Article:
When Xi Jinping ascended to the pinnacle of Chinese power a decade ago, he saw Vladimir Putin as a strong leader who shared his hostility to the Western-dominated international system. They bonded over mutual paranoia about threats to their rule and exchanged best practices to impose control at home and make the world more accommodating of their authoritarian impulses. Mr Xi referred to Mr Putin as his “best, most intimate friend”.

After the Wagner affair, Mr. Xi’s big bet on the Russian leader does not look so safe.

The disastrous Russian military effort, culminating in last month’s aborted coup by the Wagner group’s paramilitary chief, Yevgeny Prigozhin, has exposed Mr. Putin’s Russia for what it is: a weakened, unpredictable nuclear state on China’s border, with a wounded leader whose long-term hold on power is not assured.

Mr. Xi cannot afford to abandon Mr. Putin entirely. He invested too much in the relationship, and Russia remains useful to China. But the bromance that has caused so much concern in the West has probably peaked.

If Mr. Xi is to achieve his strategic goal of surpassing American strength around the world, he will need to rebalance his foreign policy to account for Mr. Putin’s vulnerabilities. That may mean stronger Chinese support for ending a war that has so severely missed the Russian leader and perhaps a less confrontational Chinese approach to the United States and Taiwan.

There are signs that the Xi-Putin bonhomie may already be cooling. Beijing offered only a a muted response to the Wagner episode, calling it an “internal matter”, but alarm suggestions over the failed rebellion appeared in Chinese state media. Mr. Xi would not benefit by giving a blank check of support to Mr. Putin now. Doing so could invite domestic questions about Mr. Xi’s foreign policy judgment, which could only worsen if Mr. Putin suffers further setbacks.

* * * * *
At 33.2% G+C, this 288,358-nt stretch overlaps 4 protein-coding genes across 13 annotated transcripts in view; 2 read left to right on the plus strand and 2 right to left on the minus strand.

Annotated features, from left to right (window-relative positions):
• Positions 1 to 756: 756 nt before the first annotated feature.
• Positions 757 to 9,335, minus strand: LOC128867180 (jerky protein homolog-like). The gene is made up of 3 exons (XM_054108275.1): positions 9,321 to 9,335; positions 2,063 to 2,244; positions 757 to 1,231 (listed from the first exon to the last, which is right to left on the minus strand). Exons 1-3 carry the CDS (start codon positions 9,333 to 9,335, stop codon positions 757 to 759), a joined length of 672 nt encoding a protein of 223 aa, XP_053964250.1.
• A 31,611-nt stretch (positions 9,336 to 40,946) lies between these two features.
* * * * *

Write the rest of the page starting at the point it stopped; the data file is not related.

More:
China may be forced to adjust its stance on the Ukraine war. So far, during half-hearted calls for peace, Beijing has lent Moscow crucial diplomatic cover by presenting the war as justified to prevent NATO expansion or as provoked by the West. Beijing has also provided Moscow with an economic lifeline, offsetting Western sanctions with a significant expansion in Sino-Russian trade.

Although there have long been signs that Chinese leaders do not fully support Mr. Putin’s war, the conflict initially offered China hope that it would divert America’s focus away from Asia, where Beijing has sought to expand its dominance. That didn’t happen. Instead, Washington and its Asian allies have established a stronger military presence along China’s periphery since the start of the Ukraine war and are more united today in limiting China’s access to critical technologies.

Mr. Putin marches to his own tune. But China is now aware that a protracted war in Ukraine could further threaten its Russian partner and compromise its own foreign policy agenda. It has a motive to go beyond vague principles of the war and exercise its unique leverage over Moscow to urge a cessation of hostilities.

One key reason for this is Europe, where China’s image has been battered by its support for Russia. European trade sentiment toward China has soured, foreign direct investment has slowed, and transatlantic coordination on China has strengthened.